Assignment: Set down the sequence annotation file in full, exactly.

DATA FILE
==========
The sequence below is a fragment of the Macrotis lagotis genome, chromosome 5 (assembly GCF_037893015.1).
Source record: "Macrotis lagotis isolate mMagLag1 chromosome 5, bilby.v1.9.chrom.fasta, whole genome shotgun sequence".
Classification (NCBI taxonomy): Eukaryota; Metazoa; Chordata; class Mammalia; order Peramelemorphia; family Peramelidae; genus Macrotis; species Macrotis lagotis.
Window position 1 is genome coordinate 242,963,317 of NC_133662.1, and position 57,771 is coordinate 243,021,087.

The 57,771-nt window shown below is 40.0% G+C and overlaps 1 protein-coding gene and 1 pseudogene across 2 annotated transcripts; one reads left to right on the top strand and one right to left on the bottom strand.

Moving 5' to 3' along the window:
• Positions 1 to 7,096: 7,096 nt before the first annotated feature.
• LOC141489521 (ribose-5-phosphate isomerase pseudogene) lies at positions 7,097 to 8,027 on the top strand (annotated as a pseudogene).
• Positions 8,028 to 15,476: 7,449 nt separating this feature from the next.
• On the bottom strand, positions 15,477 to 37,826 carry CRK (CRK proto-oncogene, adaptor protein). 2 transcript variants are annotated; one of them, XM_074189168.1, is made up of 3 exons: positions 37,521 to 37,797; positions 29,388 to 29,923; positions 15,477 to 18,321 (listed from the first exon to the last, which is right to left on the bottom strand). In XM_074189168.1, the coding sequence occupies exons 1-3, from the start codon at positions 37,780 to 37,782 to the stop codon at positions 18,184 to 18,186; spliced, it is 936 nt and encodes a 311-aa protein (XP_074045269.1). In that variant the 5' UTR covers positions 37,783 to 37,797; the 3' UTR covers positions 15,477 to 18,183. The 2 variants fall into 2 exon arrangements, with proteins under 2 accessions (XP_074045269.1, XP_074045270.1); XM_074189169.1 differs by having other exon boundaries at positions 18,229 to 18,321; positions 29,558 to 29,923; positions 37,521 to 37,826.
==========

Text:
The sequence below is a fragment of the Macrotis lagotis genome, chromosome 5 (assembly GCF_037893015.1).
Source record: "Macrotis lagotis isolate mMagLag1 chromosome 5, bilby.v1.9.chrom.fasta, whole genome shotgun sequence".
Classification (NCBI taxonomy): Eukaryota; Metazoa; Chordata; class Mammalia; order Peramelemorphia; family Peramelidae; genus Macrotis; species Macrotis lagotis.
Window position 1 is genome coordinate 242,963,317 of NC_133662.1, and position 57,771 is coordinate 243,021,087.

The 57,771-nt window shown below is 40.0% G+C and overlaps 1 protein-coding gene and 1 pseudogene across 2 annotated transcripts; one reads left to right on the top strand and one right to left on the bottom strand.

Moving 5' to 3' along the window:
• Positions 1 to 7,096: 7,096 nt before the first annotated feature.
• LOC141489521 (ribose-5-phosphate isomerase pseudogene) lies at positions 7,097 to 8,027 on the top strand (annotated as a pseudogene).
• Positions 8,028 to 15,476: 7,449 nt separating this feature from the next.
• On the bottom strand, positions 15,477 to 37,826 carry CRK (CRK proto-oncogene, adaptor protein). 2 transcript variants are annotated; one of them, XM_074189168.1, is made up of 3 exons: positions 37,521 to 37,797; positions 29,388 to 29,923; positions 15,477 to 18,321 (listed from the first exon to the last, which is right to left on the bottom strand). In XM_074189168.1, the coding sequence occupies exons 1-3, from the start codon at positions 37,780 to 37,782 to the stop codon at positions 18,184 to 18,186; spliced, it is 936 nt and encodes a 311-aa protein (XP_074045269.1). In that variant the 5' UTR covers positions 37,783 to 37,797; the 3' UTR covers positions 15,477 to 18,183. The 2 variants fall into 2 exon arrangements, with proteins under 2 accessions (XP_074045269.1, XP_074045270.1); XM_074189169.1 differs by having other exon boundaries at positions 18,229 to 18,321; positions 29,558 to 29,923; positions 37,521 to 37,826.